For a more complete description of this referencing style and list of examples, see:
Notes: Bolded headings are for the purposes of this handout only; they would not appear on an actual reference page.
The entries would be listed in alphabetical order on an actual reference page.
Journal article, personal author(s):
Senden, T. J., Moock, K. H., Gerald, J. F., Burch, W. M., Bowitt, R. J., Ling, C. D., et al. (1997). The physical and chemical nature of technigas. Journal of Nuclear Medicine, 38(10), 1327-33.
Journal article, organization as author:
The Cardiac Society of Australia and New Zealand. (1986). Clinical exercise testing. Safety and performance guidelines. Medical Journal of Australia, 164, 282-4.
Book, personal author(s):
Ringsven, M. K., & Bond, D. (1996). Gerontology and leadership skills for nurses. (2nd ed.). Albany (NY): Delmar.
Book or pamphlet, organization as author and publisher:
College of Medical Laboratory Technologists of Ontario. (1995). The registration process. Toronto: Author.
Berkow, R., & Fletcher, A. J. (Ed.). (1992). The Merck manual of diagnosis and therapy. (16th ed.). Rahway (NJ): Merck Research Laboratories.
Book, editor(s); chapter has own author:
Phillips, S. J., Whisnant, J. (1995). Hypertension and stroke. In J. H. Laragh, & B. Brenner (Eds.), Hypertension: pathophysiology, diagnosis, and management (pp. 465-78). New York: Raven Press.
Saunders. (1997). Dorland's illustrated medical dictionary. (28th ed.). Philadelphia.
Lee, G. (1996, June 21). Hospitalizations tied to ozone pollution: Study estimates 50,000 admissions annually. The Washington Post;Sect. A:3 (col. 5).
Regulated Health Professions Act, 1991, Stat. Of Ontario, 1991 Ch.18, as amended by 1993, Ch.37: office consolidation. (Queen's Printer for Ontario 1994).
Electronic journal article:
Borman, W. C., Hanson, M. A., Oppler, S. H., Pulakos, E. D., & White, L. A. (1993). Role of early supervisory experience in supervisor performance. Journal of Applied Psychology, 78, 443-449. Retrieved October 23, 2000, from PsycARTICLES database.
Document available on a web page:
Chou, L., McClintock, R., Moretti, F., Nix, D. H. (1993). Technology and education: New wine in new bottles: Choosing pasts and imagining educational futures. Retrieved August 24, 2000, from Columbia University, Institute for Learning Technologies Web site: https://ilt.columbia.edu/publications/papers/newwine1.html
Monograph in electronic format:
Reeves, J. R. T., & Maibach, H. (1995). CDI, clinical dermatology illustrated. (2nd ed.) [CD-ROM]. San Diego: CMEA Multimedia Group
Avoiding Plagiarism: Why Use References?
Plagiarism is taking, using, and submitting the thoughts, writings, etc., of another person as one's own. Often students are uncertain when to acknowledge sources, or when to assume that a concept or theory belongs to the domain of general knowledge. If in doubt, include a reference. Types of concepts that require a reference include: discoveries, theories, controversies and opinions. Don't forget to acknowledge the source of illustrations, charts, and tables of data.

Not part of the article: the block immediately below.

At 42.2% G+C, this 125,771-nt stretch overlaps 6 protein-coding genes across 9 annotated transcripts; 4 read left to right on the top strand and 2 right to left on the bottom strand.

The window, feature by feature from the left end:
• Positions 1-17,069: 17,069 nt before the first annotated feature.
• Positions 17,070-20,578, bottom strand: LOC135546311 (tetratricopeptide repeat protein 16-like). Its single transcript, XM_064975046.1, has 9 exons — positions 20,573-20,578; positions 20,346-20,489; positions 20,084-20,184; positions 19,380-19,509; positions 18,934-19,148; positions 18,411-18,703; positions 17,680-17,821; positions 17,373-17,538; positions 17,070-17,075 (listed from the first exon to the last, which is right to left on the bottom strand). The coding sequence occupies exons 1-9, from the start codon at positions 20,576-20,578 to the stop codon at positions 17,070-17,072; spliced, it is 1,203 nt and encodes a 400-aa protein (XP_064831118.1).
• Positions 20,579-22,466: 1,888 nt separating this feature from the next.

There are several reasons for including a reference:
- it is ethical to credit others for their contributions to your writing;
- it may be a legal obligation in the case of copyright;
- to protect you in the case of questionable allegations;
- to reflect your prior reading effort;
- to show the sequence of events involved in the resolution of a scientific problem, as part of your argument.
Paraphrases: It is often necessary to reduce a concept or theory into a few sentences. While the words may be your own, the concepts or theories are not; and you must give credit to your sources. The use of paraphrasing, rather than direct quotes, is often preferred because it helps with creating flow in building logical arguments.
Quotations: Direct quotations are to be used very sparingly. The chief drawback is that the text becomes choppy and difficult to read. Using the author's own words in a direct quote is usually justified for only the following reasons:
- credibility, an argument gains credibility by quoting a known authority;
- power, an argument gains power by the skillful weaving-in of knowledge into the text;
- eloquence, an argument gains eloquence by using a direct quote that illuminates the concept.
Checklist for Paper Writing
- Are the problem statement and objectives clearly and concisely written?
- Have the objectives, hypotheses, and research questions been adequately addressed?
- Are the findings, conclusions, and recommendations clearly stated and do they match the objectives, hypotheses, and research questions?
- Where necessary, are significant or potentially controversial statements supported by the literature?
- Are there weaknesses in logic or mistakes in spelling or grammar?
- Are concepts and technical terms adequately explained?
- Could a major point be better presented by a table or graph?
- Is the report/article objective in tone?
- Does the title adequately describe the contents?
- Is the use of headings and subheadings consistent throughout the paper?
- Is each paragraph essential? Does one paragraph flow naturally into the next?
- Are pages, tables, and charts numbered correctly?
- Are all the references necessary?
- Are quotations correct?
- Have you included a table of contents?
- If needed, have you included an abstract or summary of the report?